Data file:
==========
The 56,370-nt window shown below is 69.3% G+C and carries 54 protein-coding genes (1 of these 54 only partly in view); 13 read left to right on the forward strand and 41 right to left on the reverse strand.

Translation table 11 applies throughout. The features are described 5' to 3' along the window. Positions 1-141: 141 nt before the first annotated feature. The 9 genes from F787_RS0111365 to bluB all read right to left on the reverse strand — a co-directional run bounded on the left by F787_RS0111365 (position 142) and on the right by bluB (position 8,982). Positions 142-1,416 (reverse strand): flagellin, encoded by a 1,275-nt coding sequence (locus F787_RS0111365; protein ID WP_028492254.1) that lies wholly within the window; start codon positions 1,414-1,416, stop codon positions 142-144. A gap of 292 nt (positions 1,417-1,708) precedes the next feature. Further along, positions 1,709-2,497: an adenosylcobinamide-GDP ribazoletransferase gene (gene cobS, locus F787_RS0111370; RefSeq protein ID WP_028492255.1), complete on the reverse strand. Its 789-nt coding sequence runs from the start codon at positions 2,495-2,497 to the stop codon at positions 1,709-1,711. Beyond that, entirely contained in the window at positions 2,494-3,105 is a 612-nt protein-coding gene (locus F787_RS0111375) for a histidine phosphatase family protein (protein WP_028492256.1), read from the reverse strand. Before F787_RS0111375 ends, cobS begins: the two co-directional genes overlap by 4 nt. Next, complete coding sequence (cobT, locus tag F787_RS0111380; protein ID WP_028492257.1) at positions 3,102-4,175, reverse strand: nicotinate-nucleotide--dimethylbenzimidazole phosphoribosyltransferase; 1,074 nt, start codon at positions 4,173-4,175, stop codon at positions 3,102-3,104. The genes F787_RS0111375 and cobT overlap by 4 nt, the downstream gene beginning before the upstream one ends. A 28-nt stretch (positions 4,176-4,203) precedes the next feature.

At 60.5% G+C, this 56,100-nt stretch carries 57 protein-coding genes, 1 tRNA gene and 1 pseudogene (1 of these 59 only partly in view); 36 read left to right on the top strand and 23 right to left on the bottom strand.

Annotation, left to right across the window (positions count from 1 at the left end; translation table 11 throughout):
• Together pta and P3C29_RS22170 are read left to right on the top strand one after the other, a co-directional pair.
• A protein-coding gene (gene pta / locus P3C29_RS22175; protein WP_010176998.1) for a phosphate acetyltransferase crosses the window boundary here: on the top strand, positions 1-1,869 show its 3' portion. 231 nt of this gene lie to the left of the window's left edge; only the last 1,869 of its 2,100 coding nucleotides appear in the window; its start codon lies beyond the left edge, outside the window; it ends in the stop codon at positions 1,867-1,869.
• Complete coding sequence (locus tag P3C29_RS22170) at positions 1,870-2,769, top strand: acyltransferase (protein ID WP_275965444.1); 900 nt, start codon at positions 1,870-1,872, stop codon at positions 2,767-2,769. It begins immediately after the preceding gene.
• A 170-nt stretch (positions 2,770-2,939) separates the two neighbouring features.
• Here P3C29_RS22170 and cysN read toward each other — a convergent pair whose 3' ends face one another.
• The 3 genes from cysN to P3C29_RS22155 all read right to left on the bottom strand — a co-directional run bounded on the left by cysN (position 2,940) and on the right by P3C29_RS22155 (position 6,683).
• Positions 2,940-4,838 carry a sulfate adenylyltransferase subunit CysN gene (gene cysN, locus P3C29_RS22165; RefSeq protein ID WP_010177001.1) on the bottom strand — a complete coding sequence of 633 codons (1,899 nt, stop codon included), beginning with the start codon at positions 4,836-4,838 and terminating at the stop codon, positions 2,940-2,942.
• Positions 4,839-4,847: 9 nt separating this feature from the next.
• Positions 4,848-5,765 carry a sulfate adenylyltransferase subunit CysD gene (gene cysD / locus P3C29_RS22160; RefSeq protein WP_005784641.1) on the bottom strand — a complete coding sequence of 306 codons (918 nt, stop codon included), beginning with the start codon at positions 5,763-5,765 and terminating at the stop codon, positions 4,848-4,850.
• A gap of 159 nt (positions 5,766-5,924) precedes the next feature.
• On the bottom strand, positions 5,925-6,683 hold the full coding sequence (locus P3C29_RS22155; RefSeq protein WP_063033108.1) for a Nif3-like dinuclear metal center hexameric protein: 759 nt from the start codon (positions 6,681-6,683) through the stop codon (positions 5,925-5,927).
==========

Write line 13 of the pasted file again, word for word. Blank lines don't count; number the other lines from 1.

• Positions 4,848-5,765 carry a sulfate adenylyltransferase subunit CysD gene (gene cysD / locus P3C29_RS22160; RefSeq protein WP_005784641.1) on the bottom strand — a complete coding sequence of 306 codons (918 nt, stop codon included), beginning with the start codon at positions 5,763-5,765 and terminating at the stop codon, positions 4,848-4,850.